Praxis Theatre is currently on hiatus! Please find co-founders Aislinn Rose and Michael Wheeler at The Theatre Centre and SpiderWebShow, respectively.
October 22, 2007, by

Out and about

Actor Cole J. Alvis seen here leaving Equity Showcase Theatre.
(Toronto, Canada)

Spotted any hot theatre talent out and about
in your neighbourhood?
Send us your starstruck theatre photos:

Leave a Reply

Your email address will not be published.


  1. Gypsy Roar says:

    Dare I say it … is this what we need to revive theatre? some sort of Toronto International Festival Festival (for theatre) with apperances and support from the likes of Brangelina? A few Paris Hilton and Britney Spears cat fights on Younge St? Get the crowds out? Perhaps we could call it “Toronto International Theatre Tournament” (TITT). I can see it now.

    We take a local playwright or one act play and get some celebrities like Brad Pitt vs George Clooney directing two different interpretations and your ticket gets you along to see both shows. At interval you can go to the bar, or stick around to watch Paris and Britney in a sort of bitch slap off!

  2. mike says:

    this is awesome. anyone who saw cole ‘s summerworks show knows he is fully a celebrity already, so i’m glad he’s getting some recognition. why must screen stars remain the sole recipients of the red carpet treatment? who’s next? this is somewhere between adbusters and totally hilarious…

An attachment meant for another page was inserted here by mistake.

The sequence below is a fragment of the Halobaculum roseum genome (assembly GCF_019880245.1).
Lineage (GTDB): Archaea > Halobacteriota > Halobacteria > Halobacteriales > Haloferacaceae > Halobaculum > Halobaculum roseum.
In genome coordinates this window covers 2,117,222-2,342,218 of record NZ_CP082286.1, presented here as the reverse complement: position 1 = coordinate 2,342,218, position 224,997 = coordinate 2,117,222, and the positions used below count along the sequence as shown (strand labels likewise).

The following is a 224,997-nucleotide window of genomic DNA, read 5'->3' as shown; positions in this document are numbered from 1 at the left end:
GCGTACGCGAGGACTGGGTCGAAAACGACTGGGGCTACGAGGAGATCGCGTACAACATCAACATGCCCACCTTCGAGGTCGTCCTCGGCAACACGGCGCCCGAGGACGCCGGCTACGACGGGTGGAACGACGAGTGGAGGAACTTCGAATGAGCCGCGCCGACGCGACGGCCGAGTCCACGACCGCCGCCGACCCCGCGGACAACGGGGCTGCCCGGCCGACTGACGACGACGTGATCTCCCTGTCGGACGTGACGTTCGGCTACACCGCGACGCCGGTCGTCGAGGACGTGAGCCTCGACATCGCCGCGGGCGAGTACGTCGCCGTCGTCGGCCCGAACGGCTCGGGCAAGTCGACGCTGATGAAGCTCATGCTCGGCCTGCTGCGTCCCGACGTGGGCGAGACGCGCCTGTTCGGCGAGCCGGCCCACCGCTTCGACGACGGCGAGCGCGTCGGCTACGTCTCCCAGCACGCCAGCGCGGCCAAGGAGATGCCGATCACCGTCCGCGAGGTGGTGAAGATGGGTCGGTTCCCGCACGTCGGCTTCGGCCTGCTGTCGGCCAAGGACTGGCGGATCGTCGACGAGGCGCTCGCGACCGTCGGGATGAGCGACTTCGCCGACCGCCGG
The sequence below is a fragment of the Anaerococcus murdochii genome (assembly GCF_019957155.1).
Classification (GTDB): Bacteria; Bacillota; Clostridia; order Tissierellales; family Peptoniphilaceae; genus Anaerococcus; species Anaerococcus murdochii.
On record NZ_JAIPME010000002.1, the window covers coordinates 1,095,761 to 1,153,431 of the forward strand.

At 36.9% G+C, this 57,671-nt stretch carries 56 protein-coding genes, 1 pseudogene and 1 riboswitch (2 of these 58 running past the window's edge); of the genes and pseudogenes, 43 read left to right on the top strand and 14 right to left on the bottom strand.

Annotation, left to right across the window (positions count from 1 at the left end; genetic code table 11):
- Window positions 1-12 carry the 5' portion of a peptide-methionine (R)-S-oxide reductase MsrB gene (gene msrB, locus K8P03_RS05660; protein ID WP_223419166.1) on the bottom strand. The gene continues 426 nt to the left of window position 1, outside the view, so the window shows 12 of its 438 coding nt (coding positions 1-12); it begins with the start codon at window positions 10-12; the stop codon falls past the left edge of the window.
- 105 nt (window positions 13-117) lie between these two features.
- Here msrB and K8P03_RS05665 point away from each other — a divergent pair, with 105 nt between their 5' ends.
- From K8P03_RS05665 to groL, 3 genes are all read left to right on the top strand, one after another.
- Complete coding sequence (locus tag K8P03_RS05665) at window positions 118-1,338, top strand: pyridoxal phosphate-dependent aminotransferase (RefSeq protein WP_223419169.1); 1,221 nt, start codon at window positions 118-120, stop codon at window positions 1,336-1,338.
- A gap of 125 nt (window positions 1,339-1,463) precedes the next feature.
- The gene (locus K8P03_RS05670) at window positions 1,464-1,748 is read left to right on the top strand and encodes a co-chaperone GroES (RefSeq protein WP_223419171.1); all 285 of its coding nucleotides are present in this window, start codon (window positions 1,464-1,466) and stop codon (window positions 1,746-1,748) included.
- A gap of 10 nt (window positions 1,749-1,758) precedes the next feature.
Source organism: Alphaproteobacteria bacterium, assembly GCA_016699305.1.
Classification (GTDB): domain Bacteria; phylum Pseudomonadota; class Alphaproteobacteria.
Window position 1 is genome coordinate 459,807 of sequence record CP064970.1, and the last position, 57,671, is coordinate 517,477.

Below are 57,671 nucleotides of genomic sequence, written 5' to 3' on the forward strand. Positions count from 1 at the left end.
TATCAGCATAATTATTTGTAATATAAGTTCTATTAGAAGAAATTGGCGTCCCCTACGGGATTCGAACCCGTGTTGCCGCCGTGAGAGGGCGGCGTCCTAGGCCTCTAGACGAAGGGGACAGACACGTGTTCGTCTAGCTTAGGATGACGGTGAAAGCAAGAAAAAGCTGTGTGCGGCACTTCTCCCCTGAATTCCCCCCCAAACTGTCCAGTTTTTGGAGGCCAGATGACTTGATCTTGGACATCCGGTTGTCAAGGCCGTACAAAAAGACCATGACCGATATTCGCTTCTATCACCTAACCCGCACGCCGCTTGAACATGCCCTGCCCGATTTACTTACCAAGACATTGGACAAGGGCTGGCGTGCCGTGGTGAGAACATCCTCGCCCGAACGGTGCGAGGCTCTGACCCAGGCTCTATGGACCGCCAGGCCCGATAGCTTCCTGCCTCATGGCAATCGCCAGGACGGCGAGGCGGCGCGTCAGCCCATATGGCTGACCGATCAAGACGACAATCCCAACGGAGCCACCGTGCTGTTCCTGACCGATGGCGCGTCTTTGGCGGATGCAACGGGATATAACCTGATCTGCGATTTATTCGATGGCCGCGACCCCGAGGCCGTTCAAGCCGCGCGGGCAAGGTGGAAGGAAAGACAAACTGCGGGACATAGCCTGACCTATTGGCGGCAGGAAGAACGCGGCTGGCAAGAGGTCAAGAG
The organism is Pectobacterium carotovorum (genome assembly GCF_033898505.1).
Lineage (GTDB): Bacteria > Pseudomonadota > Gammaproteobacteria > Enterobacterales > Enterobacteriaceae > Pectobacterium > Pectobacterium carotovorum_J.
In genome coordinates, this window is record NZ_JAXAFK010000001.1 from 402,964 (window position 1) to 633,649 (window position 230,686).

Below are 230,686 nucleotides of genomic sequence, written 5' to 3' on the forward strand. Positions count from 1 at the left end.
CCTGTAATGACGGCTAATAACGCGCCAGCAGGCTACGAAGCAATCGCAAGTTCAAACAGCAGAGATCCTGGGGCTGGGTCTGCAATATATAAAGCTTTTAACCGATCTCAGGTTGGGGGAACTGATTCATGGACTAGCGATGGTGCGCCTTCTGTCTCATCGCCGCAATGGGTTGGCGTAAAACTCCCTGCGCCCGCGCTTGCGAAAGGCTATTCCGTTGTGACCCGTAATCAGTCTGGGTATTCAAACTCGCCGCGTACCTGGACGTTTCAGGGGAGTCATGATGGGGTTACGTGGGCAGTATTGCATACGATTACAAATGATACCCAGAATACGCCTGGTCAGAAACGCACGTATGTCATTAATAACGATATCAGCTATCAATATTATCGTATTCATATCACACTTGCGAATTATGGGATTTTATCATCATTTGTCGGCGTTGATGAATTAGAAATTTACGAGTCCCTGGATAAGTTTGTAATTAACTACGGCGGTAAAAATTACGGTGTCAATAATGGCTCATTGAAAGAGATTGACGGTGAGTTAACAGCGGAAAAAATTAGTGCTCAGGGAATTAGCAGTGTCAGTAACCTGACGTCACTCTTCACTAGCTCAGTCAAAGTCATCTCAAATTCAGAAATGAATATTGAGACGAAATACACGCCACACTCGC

3. laura says:

    This is a great way to start the discussion about celebrity, buzz, and how the cult of celebrity affects how we see art… Warhol Theatre? Why not? It’s great. I want to hear more about what people think of this. Does it make our art less interesting or true if one is recognized for their work in a public way? I personally don’t subscribe to the idea that there is such a thing as “selling out”. I think it’s a frame of mind that allows those who wish they were making more money at their art to put down others who have the business sense to know what their art is worth. In Russia, Theatre artists are celebrities. They get stopped for their autographs and are seen in the society pages as the “it” crowd to be seen with. This does not make them any less productive or artistic in the public’s eye or to those in the community. They are revered and celebrated. I believe theatre is experiencing resurgence and it will be a positive turn for all artists when they are recognized for their contributions to the whole of society.

  4. Simon says:

    Dear Lord, I just laughed coffee out of my nose. Now I’m trying to figure out why this idea is so funny, I mean, why the hell not? That’s the dream isn’t it? I hope I get to see the day when there’s a “Hello! Theatre Stars Edition” on the rack at the check-out, maybe with a shot of me shaving my head and mumbling something about “friggin’ actors can’t ever find the light…”
    Besides, in the theatre it’s not the dumbest girl in the cast that sleeps with the writer…

  5. Alison says:

    Oh, man, this is gold!